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Wednesday, May 09, 2007

Glycogen Synthesis

All cells are capable of making glucose. The pathways is called gluconeogenesis and the end product is not actually glucose but a phosphorylated intermediate called glucose-6-phosphate.

Glucose-6-phosphate (G6P) serves as the precursor for synthesis of many other compounds such as the ribose sugars needed in making DNA and RNA. The only organisms that make free glucose are multicellular organisms, such as animals, that secrete it into the circulatory system so it can be taken up and used by other cells (Glucose-6-phosphate cannot diffuse across the membrane so it's retained within cells.)

In times of plenty, G6P may not be needed in further biosynthesis reactions so cells have evolved a way of storing, or banking, excess glucose. The stored glucose molecules can then be retrieved when times get tough. Think of bacteria growing in the ocean, for example. There may be times when an abundant supply of CO2 combined with a surplus of inorganic energy sources (e.g., H2S) allows for synthesis of lots of G6P. These cells can store the excess G6P by making glycogen—a polymer of glucose residues.

Glycogen consists of long chains of glucose molecules joined end-to-end through their carbon atoms at the 1 and 4 positions. The chains can have many branches. Completed chains can have up to 6000 glucose residues making glycogen one of the largest molecules in living cells.

The advantage of converting G6P to glycogen is that it avoids the concentration effects of having too many small molecules floating around inside the cell. By compacting all these molecules into a single large polymer the cell is able to form large granules of stored sugar (see photo above).

The first step in the synthesis of glycogen is the conversion of glucose-6-phosphate to glucose-1-phosphate by the action of an enzyme called phosphoglucomutase. (Mutases are enzymes that rearrange functional groups, in this case moving a phosphate from the 6 position of glucose to the 1 position.) The glycogen synthesis reaction requires adding new molecules that will be connected to the chain through their #1 carbon atoms so this preliminary reaction is required in order to "activate" the right end of the glucose residue.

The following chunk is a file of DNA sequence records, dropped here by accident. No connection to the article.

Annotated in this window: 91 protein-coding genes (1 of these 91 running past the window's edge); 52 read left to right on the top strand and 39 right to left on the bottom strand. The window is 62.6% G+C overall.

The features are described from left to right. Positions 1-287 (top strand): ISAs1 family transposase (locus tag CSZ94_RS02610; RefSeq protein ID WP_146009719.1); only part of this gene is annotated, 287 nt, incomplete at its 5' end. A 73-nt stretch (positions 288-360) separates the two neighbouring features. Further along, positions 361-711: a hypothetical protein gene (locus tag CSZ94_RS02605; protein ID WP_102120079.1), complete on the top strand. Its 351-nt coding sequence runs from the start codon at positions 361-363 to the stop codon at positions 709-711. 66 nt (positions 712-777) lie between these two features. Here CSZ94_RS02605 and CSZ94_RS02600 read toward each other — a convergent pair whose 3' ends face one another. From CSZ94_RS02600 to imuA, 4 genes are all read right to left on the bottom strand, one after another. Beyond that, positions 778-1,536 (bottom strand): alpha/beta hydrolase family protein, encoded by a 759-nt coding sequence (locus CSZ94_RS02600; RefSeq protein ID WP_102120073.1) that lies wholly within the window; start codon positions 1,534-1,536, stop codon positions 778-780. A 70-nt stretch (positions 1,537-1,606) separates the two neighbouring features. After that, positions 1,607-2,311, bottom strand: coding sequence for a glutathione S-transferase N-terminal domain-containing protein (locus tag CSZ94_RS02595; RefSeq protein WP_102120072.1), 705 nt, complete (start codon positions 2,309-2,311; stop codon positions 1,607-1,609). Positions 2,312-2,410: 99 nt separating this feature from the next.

Glucose-1-phosphate is the "Cori ester" [Monday's Molecule #25] that was discovered by Carl Cori and Gerty Cori while they were working out this pathway [Nobel Laureates: Carl Cori and Gerty Cori].

The next step is the conversion of glucose-1-phosphate to the real activated sugar, UDP-glucose. The enzyme is UDP-glucose pyrophosphorylase and the UDP-glucose product is similar to many other compound that are activated by attaching a nucleotide. In some bacteria, the activated sugar is ADP-glucose but the enzyme is the same as that found in eukaryotes. ADP-glucose is the activated sugar in plants, as well. In plants the storage molecules are starch, not glycogen, but the difference is small (starch has fewer branches).

Glycogen synthesis is a polymerization reaction where glucose units in the form of UDP-glucose are added one at a time to a growing polysaccharide chain. The reaction is catalyzed by glycogen synthase.

[©Laurence A. Moran. Some of the text is from Principles of Biochemistry 4th ed. ©Pearson/Prentice Hall]


  1. I wonder, are you going to do a post on glycogen storage diseases? I remember seeing a picture in one of my biochem lectures of a cell that wasn't able to break down glycogen efficiently and as a result the lysozymes were absolutely packed with glycogen that the cell was desperately trying to get rid of. It was almost sad in a weird, abstract sort of way.

  2. Yes. Wait for it. I'm also going to do the human genes for Gene Genie.

  3. Appreciate the concise, easy-to-understand summation. Some of the figures in that book are accompanied only by a caption, rather than by a full explanation, so the quick summary was a pleasant experience.